Paper Brigade Vol­ume Seven


Fea­tur­ing fic­tion by Scott Nadel­son and Adam Schorin; inter­views with Rachel Aviv, Jonathan Rosen, Idra Novey, and Sab­ri­na Orah Mark; explo­rations of the Jew­ish culi­nary her­itages of Italy, Japan, and Syr­ia; an illus­trat­ed look at Uganda’s Jew­ish com­mu­ni­ty; a Jew­ish lit­er­ary map of Los Ange­les; and more. 

At check­out, you will be giv­en the option to add an elec­tron­ic gift note to this order.


Note from the Editor

Fusion — the blend­ing of cul­tures and gen­res, the com­ing-togeth­er of minds — under­lies some of the most inno­v­a­tive devel­op­ments in lit­er­a­ture today. It’s also a bedrock of the design and con­tent of Paper Brigade.

For sev­er­al con­trib­u­tors to this issue, food writ­ing is a means of explor­ing how Jew­ish his­to­ry has been impact­ed by dif­fer­ent cul­tures. Cook­book authors Benedet­ta Jas­mine Guet­ta and Leah Koenig each high­light the evo­lu­tion of a unique Ital­ian Jew­ish dish; Jack Haz­an explains that his recipes are a trib­ute to his grandmother’s Syr­i­an tra­di­tions as well as his own Amer­i­can childhood.

A piece titled Fusion” — which includes essays by Ben Nadler and Aaron Israel and Sawako Okochi — traces ele­ments of Ashke­nazi food from thir­teenth-cen­tu­ry Europe to Okochi and Israel’s New York restau­rant, Shalom Japan. Like much of what we pub­lish in Paper Brigade, this piece com­bines gen­res, a syn­er­gy Nadler finds par­tic­u­lar­ly pow­er­ful. As a comics artist, I’m inspired by pos­si­bil­i­ties of fus­ing words, col­ors, light­ing, and com­po­si­tion to tell sto­ries,” he reflects. With noth­ing but pen and paper, I simul­ta­ne­ous­ly become a direc­tor, cin­e­matog­ra­ph­er, cos­tume design­er, and prop mas­ter.” Okochi and Israel high­light yet anoth­er kind of fusion: the inter­weav­ing of sto­ries that cowrit­ing entails.

Of course, not all nar­ra­tives are eas­i­ly rec­on­ciled. In an inter­view, Jonathan Rosen and Rachel Aviv dis­cuss how descrip­tions and diag­noses of men­tal ill­ness by patients, doc­tors, and the media can be harm­ful­ly at odds. In Writ­ing Styles, Think­ing Styles,” eight authors share their star­tling­ly dif­fer­ent modes of think­ing and how these thought pat­terns impact their work. Holo­grams,” a short sto­ry by Adam Schorin, address­es the dan­ger of tech­nol­o­gy eras­ing the nuances of indi­vid­ual Holo­caust sur­vivors’ tes­ti­monies. This mir­rors wide­spread con­cerns about AI over­shad­ow­ing writ­ers’ cre­ativ­i­ty in the near future.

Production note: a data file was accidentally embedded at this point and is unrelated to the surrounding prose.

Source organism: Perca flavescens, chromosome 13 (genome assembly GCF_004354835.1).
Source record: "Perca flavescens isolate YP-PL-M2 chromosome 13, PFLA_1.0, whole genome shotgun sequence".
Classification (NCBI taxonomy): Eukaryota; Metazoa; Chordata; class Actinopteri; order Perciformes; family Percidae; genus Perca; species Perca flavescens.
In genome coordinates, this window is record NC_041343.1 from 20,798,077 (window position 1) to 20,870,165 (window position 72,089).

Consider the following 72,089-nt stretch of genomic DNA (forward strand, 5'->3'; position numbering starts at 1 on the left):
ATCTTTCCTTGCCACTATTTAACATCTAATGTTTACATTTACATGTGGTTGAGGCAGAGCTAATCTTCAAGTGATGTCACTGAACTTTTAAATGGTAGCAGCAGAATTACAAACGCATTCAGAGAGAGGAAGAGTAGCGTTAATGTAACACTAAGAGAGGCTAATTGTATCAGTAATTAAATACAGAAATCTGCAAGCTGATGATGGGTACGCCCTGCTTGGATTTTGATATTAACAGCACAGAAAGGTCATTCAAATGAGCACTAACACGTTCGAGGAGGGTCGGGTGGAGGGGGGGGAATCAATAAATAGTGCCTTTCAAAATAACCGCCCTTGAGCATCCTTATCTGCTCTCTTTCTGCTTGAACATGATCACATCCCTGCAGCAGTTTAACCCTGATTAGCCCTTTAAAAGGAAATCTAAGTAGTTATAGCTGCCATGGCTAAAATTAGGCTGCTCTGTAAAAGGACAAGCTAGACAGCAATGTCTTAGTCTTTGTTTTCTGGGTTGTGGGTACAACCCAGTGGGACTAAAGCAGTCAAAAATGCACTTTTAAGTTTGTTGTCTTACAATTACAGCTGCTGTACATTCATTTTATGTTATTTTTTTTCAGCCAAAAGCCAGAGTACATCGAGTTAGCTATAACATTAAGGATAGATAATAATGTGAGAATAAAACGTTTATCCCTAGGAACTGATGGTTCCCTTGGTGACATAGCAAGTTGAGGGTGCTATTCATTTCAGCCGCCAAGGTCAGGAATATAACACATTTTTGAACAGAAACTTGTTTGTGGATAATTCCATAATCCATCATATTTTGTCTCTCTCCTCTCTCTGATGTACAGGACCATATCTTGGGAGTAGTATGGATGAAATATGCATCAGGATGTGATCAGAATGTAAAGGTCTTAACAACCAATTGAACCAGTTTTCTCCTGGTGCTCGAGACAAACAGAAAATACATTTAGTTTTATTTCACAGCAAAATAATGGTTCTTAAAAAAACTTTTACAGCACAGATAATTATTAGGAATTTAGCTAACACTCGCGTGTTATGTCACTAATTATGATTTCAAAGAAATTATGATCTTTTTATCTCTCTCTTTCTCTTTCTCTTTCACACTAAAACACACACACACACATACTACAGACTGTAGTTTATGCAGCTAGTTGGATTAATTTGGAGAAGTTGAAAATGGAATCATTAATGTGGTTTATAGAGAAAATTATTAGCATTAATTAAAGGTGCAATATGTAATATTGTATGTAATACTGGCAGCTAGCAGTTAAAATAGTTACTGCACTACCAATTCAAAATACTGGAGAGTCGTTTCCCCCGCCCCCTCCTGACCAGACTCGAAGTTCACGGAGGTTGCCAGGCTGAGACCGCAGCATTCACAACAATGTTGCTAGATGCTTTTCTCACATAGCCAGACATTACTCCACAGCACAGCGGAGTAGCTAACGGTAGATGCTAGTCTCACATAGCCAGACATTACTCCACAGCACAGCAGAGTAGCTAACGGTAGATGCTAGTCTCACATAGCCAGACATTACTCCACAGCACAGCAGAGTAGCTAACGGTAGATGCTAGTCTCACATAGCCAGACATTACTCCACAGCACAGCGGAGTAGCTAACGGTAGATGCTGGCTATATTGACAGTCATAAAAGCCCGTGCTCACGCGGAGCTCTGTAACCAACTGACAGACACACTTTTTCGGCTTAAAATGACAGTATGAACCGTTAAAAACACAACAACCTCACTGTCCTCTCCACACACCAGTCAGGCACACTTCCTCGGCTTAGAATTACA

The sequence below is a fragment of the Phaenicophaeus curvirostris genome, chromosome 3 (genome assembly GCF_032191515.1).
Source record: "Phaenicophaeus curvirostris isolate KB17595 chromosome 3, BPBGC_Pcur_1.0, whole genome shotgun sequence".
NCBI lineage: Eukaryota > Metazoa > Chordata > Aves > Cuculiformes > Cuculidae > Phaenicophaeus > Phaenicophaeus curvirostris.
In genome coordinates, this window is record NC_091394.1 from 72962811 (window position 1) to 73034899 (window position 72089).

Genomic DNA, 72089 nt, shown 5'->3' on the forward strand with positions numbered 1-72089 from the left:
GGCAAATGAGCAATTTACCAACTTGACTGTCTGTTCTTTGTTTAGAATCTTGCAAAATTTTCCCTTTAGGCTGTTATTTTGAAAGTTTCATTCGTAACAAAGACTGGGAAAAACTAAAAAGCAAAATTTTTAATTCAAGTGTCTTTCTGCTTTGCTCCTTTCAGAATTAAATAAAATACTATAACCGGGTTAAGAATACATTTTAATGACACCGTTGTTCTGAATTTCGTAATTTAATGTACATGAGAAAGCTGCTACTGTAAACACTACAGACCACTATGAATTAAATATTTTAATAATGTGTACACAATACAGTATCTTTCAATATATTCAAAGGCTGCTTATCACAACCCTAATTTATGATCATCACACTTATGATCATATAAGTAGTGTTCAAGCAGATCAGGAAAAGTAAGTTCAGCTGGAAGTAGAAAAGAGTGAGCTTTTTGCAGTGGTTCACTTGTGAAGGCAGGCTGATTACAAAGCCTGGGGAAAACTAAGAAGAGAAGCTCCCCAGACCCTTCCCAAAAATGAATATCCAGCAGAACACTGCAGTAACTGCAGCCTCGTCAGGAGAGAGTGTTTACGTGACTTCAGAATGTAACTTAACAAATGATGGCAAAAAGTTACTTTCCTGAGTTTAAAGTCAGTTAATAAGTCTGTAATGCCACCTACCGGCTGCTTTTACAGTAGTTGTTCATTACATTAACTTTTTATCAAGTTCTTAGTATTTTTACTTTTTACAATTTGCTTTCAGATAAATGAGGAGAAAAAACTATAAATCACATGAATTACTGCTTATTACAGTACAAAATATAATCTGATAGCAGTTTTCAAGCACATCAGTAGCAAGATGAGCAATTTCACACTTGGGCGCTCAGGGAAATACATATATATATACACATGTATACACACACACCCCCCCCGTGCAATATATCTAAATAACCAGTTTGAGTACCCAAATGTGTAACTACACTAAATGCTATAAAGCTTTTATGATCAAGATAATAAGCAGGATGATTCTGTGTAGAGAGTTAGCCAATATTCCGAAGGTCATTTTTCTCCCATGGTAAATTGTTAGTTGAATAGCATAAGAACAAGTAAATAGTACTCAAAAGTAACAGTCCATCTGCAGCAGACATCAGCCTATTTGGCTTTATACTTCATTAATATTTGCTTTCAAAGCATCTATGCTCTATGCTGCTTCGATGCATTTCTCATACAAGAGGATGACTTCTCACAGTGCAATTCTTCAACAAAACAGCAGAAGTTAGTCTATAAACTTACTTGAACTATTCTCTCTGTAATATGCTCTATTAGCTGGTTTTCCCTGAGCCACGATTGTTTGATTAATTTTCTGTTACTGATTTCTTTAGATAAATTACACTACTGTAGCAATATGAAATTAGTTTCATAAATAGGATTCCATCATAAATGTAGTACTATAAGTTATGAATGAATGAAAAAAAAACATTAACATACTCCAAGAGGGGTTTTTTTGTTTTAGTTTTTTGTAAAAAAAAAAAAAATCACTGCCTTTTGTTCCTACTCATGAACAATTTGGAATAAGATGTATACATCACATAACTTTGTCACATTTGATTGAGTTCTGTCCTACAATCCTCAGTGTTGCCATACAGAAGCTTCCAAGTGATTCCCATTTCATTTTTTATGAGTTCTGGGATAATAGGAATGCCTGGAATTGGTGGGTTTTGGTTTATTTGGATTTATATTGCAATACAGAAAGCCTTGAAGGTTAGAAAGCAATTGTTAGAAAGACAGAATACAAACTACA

While fusion involves blend­ing, it doesn’t pre­clude indi­vid­u­al­i­ty. In the end,” as Okochi and Israel write, we want each oth­er’s voice to come through and also fuse har­mo­nious­ly with our own.”


Use My Real Name
Eliz­a­beth Graver

Pushk­in’s Dots
Jake Marmer

Fan­ny Gold­stein
Sil­via P. Glick


Hunt­ing in Amer­i­ca
Tehi­la Haki­mi, trans­lat­ed by Joan­na Chen


Sab­ri­na Orah Mark and Idra Novey
Kyra Lisse

David Adj­mi and Jack Haz­an
Michael Harari

Rachel Aviv and Jonathan Rosen
Stephanie But­nick

Moriel Roth­man-Zech­er, Dani Shapiro, Alle­gra Good­man, Fran­cis­co Gold­man, Emi­ly Bowen Cohen, Chloe Ben­jamin, Max Gross, and Iddo Gefen
Bec­ca Kantor


Lais­sez-Pass­er, 1951
Sarah Sas­soon

Marisa Han­dler


Scott Nadel­son

Adam Schorin


Fac­ing the Pacif­ic Sun­set’
Adam Kirsch

Jew­ish Book Council’s Lit­er­ary Map of Los Ange­les
Kather­ine Messenger

Words + Images

The Very Best Sukkah
Shoshana Nam­bi

Ben Nadler, Sawako Okochi, and Aaron Israel

Water and Flour, Almonds and Sug­ar
Leah Koenig and Benadet­ta Jas­mine Guetta

2023 in Review

To Our Readers

Pro­grams & Publications

Index of Book Reviews

2023 – 2024 Net­work Authors

JBC Net­work Communities

2022 Nation­al Jew­ish Book Awards 

2022 Nation­al Jew­ish Book Awards Judges

Natan Notable Books